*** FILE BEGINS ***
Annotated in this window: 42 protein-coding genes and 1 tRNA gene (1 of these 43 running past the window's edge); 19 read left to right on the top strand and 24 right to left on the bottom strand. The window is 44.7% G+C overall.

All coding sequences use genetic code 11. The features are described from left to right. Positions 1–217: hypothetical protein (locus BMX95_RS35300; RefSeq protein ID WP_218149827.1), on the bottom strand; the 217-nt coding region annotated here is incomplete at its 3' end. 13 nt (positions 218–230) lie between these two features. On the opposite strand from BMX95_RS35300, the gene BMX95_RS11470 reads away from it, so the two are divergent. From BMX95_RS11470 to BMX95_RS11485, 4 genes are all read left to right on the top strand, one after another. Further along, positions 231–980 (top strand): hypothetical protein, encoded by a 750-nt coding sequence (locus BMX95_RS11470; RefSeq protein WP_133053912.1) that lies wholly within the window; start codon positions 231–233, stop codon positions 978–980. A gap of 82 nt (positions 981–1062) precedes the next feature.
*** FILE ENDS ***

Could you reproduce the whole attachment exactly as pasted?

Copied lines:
Annotated in this window: 42 protein-coding genes and 1 tRNA gene (1 of these 43 running past the window's edge); 19 read left to right on the top strand and 24 right to left on the bottom strand. The window is 44.7% G+C overall.

All coding sequences use genetic code 11. The features are described from left to right. Positions 1–217: hypothetical protein (locus BMX95_RS35300; RefSeq protein ID WP_218149827.1), on the bottom strand; the 217-nt coding region annotated here is incomplete at its 3' end. 13 nt (positions 218–230) lie between these two features. On the opposite strand from BMX95_RS35300, the gene BMX95_RS11470 reads away from it, so the two are divergent. From BMX95_RS11470 to BMX95_RS11485, 4 genes are all read left to right on the top strand, one after another. Further along, positions 231–980 (top strand): hypothetical protein, encoded by a 750-nt coding sequence (locus BMX95_RS11470; RefSeq protein WP_133053912.1) that lies wholly within the window; start codon positions 231–233, stop codon positions 978–980. A gap of 82 nt (positions 981–1062) precedes the next feature.